James watched with tension as the two exhausted policemen parted the bushy shrubs with their hands to make walking through it to where he was standing with his gaurd easy.
The evening mist on the shrubs might have moistened their jean trousers and jackets. They returned without a catch and James breathed a silent relief. Thank God!
“Where is he?” The policeman gaurding him asked.
“Couldn’t make anything of him. It’s hard through the shrub. but he’s definitely a criminal up to some mischief. He had a pistol.”
“My God, ” James sighed
“What? Anything you might want to tell us?” They asked being too curious for comfort.
“Nothing really. Never knew this area could be a hideout for bandits. Shouldn’t have stopped here.” He said while they looked on silently – suspiciously.
“I really need to get going. As I said earlier, my wife is fighting for her life at the hospital.”
“Sorry about that but, do you know him?”
“The man who ran away of course.”
“No! No! Can’t believe you’re asking me this question. He’s probably a robber lying in ambush to rub a susceptible passer-by like me. I’m damn lucky he didn’t strike before you came along.” James said while one of the policemen rumaged in his boot. The rest nodded but he noticed they were not deceived.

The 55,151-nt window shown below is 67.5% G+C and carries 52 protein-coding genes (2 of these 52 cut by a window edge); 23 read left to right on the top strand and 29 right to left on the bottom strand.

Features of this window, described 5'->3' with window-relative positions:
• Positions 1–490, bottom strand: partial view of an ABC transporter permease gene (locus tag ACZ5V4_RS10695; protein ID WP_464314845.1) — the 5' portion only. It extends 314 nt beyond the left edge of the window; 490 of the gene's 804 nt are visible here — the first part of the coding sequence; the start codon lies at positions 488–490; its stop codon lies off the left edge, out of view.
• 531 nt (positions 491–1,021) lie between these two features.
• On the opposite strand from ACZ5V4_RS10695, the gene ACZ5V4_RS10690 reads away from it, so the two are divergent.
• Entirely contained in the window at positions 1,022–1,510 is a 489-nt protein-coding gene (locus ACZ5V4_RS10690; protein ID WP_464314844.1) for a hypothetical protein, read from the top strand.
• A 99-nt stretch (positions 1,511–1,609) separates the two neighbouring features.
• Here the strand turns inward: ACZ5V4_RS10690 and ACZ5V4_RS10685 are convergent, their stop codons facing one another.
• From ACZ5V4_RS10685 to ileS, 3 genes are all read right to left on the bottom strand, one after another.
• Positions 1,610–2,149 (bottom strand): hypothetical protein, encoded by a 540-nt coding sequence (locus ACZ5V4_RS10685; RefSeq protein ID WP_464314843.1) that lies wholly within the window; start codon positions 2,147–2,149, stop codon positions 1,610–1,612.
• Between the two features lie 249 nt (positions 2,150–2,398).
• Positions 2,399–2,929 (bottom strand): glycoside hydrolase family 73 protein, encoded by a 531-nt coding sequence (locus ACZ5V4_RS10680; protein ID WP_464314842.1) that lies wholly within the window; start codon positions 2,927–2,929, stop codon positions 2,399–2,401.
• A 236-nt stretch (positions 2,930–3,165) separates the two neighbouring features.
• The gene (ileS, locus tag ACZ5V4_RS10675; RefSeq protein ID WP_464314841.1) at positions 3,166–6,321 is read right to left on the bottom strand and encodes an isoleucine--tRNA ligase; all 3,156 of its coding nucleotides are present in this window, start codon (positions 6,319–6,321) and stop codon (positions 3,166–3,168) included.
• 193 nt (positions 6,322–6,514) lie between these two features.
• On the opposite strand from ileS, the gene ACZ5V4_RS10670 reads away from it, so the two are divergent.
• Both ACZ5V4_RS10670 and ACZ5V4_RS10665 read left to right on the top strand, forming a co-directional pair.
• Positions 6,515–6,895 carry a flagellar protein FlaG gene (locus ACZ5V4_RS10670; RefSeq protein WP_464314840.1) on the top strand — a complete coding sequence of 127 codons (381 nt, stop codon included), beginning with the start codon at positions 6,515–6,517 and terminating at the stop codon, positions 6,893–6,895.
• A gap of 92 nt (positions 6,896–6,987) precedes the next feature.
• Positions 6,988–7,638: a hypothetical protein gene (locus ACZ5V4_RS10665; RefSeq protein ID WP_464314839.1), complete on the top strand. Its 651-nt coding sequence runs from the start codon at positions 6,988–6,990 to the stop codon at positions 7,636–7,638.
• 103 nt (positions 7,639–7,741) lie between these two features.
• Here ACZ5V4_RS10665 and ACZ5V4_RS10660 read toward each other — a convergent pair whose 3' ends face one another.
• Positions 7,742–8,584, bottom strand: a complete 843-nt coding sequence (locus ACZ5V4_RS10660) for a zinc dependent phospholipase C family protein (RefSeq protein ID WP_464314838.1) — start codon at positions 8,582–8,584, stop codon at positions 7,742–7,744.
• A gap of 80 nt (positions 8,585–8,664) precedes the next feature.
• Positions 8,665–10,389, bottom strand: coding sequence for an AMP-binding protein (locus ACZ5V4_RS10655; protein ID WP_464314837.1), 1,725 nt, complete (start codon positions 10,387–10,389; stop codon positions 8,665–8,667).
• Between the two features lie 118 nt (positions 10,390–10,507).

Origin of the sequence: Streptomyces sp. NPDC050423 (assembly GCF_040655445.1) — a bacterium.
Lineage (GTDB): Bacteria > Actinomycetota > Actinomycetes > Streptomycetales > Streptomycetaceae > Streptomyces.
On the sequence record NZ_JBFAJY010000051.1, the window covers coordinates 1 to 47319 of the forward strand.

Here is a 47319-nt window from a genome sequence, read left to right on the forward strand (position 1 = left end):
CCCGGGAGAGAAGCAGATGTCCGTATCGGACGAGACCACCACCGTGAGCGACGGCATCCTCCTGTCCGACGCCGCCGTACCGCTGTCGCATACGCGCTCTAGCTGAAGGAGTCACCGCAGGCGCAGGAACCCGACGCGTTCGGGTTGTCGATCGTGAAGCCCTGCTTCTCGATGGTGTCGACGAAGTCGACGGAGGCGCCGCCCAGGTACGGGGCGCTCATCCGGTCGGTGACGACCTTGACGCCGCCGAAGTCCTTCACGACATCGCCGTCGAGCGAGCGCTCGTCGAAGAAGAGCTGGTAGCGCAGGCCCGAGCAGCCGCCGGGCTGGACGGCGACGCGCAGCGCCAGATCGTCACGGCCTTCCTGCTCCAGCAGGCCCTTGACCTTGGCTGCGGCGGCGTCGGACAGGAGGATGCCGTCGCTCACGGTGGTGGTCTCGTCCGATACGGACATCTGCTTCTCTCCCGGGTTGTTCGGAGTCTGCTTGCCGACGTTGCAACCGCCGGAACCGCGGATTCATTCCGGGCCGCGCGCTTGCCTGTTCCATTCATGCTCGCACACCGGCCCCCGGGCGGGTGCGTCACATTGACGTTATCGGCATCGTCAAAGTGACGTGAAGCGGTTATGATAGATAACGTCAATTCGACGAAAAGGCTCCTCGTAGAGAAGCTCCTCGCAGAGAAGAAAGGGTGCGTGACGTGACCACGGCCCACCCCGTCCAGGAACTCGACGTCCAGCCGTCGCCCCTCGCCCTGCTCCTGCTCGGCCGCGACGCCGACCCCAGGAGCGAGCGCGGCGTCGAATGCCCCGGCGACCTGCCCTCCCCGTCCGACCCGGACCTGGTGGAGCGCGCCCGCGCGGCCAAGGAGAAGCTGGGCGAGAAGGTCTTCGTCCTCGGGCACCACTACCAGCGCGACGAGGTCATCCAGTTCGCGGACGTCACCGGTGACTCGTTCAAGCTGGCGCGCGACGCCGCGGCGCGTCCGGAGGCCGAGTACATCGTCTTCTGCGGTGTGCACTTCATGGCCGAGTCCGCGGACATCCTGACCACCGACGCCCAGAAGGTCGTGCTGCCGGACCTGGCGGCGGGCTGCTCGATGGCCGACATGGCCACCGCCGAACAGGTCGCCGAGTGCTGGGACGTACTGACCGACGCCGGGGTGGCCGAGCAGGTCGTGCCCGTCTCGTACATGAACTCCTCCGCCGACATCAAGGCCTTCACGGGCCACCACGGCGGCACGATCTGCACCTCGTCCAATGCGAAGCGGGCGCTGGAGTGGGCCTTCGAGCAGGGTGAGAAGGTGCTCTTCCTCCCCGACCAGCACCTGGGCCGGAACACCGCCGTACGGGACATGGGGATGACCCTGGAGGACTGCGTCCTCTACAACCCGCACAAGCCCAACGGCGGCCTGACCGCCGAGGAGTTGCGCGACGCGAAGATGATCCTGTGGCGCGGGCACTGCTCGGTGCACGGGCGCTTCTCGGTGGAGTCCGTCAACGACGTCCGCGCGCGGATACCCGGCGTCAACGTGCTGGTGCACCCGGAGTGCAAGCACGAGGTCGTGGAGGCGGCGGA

“Can I go now?” He asked wondering if Sarah and Mr Adams were still hiding close by or had run during the chase. He thought about The Man and what he would be planning to do next.
“We need to take you to the police station, sir.” The policeman who searched his boot said.
James could not believe his ears. He made a frantic vain move with his clenched fist but stamped the dusty ground instead. If they took him to the station he would never save his daughter. He needed them to leave so be could find the man to continue the journey to redeem his daughter.
“Please do not do this. Let me go, I have not done anything wrong. I don’t know this man. I came along as you did and was pressed. I only stopped this car to help myself.” He tried very hard to explain.
“We have not said you did anything wrong Mr..”
“James. Hey, come on, we’re not going to lock you up. It won’t be up to one hour and you’ll join your sick wife.”
“Believe me, I don’t have anything to do with that man.”
James was handcuffed and lowered into his car. He felt that his hopes of seeing his daughter again had been dashed. He began to sob as one of them went behind the wheel of his car, started his engine and drove in the direction they came. A second policeman was in the rear with his shotgun in hand. The third drove the police patrol car and trailed behind them.
“They’ve gone, sir. Thank you.” Sarah whispered to Mr Adams. She had fought tooth and nail to keep him pinned to his spot and not run to the refuge of the policemen as he desired to.